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Ghassem Asrar
,
Jack A. Kaye
, and
Pierre Morel

This paper describes the principles adopted by the NASA Earth Science Enterprise in formulating a comprehensive 2002–2010 research strategy for earth system science, and outlines one component of this broad interdisciplinary program, focused on physical climate research. Before embarking upon topical discussions of each element of the program, the authors sketch NASA's overall strategy for climate research and organize the main research thrusts according to a logical progression from documenting climate variability and trends in relevant climate forcing factors, to the investigation of key climate responses and feedback mechanisms, consequences for weather and water resources, and climate prediction issues. The ultimate challenge for NASA's earth system science program, a major contribution to the U.S. Global Change Research Program, is to consolidate scientific findings in the different disciplines into an integrated representation of the coupled atmosphere, ocean, ice, land, and biosphere system. The hallmark of NASA programs is indeed the integration of observations, principally global observation from research and operational satellite and surface-based observation networks, into consistent global datasets to support its scientific research programs and the verification of earth system model predictions against observed phenomena.

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Jessie C. Carman
,
Daniel P. Eleuterio
,
Timothy C. Gallaudet
,
Gerald L. Geernaert
,
Patrick A. Harr
,
Jack A. Kaye
,
David H. McCarren
,
Craig N. McLean
,
Scott A. Sandgathe
,
Frederick Toepfer
, and
Louis W. Uccellini

Abstract

The United States has had three operational numerical weather prediction centers since the Joint Numerical Weather Prediction Unit was closed in 1958. This led to separate paths for U.S. numerical weather prediction, research, technology, and operations, resulting in multiple community calls for better coordination. Since 2006, the three operational organizations—the U.S. Air Force, the U.S. Navy, and the National Weather Service—and, more recently, the Department of Energy, the National Aeronautics and Space Administration, the National Science Foundation, and the National Oceanic and Atmospheric Administration/Office of Oceanic and Atmospheric Research, have been working to increase coordination. This increasingly successful effort has resulted in the establishment of a National Earth System Prediction Capability (National ESPC) office with responsibility to further interagency coordination and collaboration. It has also resulted in sharing of data through an operational global ensemble, common software standards, and model components among the agencies. This article discusses the drivers, the progress, and the future of interagency collaboration.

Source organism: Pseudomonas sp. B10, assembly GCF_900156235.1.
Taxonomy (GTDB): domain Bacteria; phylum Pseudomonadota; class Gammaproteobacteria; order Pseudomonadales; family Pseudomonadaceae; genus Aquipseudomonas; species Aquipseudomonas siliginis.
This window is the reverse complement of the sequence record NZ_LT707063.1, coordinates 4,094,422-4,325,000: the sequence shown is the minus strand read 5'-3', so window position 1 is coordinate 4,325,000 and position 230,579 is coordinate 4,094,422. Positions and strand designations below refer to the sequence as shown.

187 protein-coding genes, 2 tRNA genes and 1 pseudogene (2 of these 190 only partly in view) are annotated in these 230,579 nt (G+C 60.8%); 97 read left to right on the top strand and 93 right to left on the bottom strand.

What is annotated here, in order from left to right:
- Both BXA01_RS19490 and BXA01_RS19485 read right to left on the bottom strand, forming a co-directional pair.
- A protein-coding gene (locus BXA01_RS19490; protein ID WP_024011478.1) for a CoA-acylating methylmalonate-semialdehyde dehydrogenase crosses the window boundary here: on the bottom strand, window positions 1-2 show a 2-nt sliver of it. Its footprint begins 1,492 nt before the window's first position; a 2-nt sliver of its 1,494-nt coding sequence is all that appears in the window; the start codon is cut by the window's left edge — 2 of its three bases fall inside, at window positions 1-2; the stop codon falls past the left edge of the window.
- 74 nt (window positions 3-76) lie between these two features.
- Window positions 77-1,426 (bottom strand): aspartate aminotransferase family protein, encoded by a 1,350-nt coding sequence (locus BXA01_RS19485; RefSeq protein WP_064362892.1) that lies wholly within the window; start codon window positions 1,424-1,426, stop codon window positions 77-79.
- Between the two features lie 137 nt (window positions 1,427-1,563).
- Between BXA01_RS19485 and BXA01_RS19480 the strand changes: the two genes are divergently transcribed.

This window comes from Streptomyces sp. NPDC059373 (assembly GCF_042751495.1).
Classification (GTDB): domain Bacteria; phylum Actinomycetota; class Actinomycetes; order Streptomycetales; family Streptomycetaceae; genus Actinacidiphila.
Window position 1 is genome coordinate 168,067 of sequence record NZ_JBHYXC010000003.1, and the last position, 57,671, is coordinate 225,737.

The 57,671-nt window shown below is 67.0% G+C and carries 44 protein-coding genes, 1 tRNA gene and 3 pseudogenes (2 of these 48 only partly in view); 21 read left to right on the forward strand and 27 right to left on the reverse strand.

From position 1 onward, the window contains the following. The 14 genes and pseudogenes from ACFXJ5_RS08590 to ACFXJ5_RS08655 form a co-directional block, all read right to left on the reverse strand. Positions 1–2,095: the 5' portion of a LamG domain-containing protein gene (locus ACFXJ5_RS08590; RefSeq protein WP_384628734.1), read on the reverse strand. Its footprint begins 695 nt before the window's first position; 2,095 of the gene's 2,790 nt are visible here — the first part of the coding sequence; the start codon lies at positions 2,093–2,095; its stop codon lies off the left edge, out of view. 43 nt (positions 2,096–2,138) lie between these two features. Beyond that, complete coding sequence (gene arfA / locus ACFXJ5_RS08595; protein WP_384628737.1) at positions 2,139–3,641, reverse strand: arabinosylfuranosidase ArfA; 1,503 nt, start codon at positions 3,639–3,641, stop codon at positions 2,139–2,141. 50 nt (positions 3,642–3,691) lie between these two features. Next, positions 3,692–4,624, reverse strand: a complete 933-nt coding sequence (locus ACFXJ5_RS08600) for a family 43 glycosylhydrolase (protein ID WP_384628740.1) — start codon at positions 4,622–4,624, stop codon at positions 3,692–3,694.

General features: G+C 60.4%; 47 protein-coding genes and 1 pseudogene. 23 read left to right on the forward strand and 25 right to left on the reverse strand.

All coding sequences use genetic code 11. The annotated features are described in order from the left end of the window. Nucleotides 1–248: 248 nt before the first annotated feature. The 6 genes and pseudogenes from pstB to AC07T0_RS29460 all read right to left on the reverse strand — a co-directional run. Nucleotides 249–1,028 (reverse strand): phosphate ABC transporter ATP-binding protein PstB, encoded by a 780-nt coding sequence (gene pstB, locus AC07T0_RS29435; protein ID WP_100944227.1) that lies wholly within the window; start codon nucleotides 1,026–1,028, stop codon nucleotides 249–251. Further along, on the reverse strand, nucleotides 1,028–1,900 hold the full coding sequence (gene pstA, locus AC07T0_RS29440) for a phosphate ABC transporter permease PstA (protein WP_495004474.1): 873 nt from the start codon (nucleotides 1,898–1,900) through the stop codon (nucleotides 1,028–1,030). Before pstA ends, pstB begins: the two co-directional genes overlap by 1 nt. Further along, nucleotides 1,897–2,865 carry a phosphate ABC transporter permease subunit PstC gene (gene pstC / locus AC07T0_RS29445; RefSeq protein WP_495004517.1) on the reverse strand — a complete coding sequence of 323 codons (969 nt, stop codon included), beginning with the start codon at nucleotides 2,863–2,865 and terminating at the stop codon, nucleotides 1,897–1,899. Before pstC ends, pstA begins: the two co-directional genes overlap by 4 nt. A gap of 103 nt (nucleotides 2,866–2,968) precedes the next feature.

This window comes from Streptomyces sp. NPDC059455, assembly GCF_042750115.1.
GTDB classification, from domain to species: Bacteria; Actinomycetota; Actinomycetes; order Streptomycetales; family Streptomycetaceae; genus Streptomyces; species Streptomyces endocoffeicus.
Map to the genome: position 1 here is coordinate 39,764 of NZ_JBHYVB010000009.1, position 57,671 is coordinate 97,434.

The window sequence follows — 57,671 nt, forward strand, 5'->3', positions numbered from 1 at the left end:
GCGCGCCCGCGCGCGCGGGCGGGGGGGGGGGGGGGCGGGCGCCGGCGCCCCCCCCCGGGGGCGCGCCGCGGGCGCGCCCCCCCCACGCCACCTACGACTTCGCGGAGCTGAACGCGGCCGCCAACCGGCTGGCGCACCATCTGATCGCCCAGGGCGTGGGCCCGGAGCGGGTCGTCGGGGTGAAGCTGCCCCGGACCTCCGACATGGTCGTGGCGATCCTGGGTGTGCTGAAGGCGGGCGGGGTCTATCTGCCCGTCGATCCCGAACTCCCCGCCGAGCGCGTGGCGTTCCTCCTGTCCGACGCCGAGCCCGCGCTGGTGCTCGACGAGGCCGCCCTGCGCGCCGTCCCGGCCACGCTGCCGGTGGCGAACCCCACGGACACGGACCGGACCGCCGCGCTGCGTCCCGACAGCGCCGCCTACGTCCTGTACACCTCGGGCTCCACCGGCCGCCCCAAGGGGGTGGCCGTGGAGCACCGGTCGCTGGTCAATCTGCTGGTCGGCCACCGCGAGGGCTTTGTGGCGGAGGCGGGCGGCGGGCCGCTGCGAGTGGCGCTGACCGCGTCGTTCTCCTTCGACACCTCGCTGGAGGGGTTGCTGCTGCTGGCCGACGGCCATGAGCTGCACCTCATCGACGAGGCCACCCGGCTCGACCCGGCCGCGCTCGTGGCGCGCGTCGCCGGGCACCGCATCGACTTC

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Emily L. Schaller
,
J. Ryan Bennett
,
Donald R. Blake
,
Raphael M. Kudela
,
Barry L. Lefer
,
Melissa Yang Martin
,
Dar A. Roberts
,
Richard E. Shetter
,
Bruce A. Tagg
, and
Jack A. Kaye

Abstract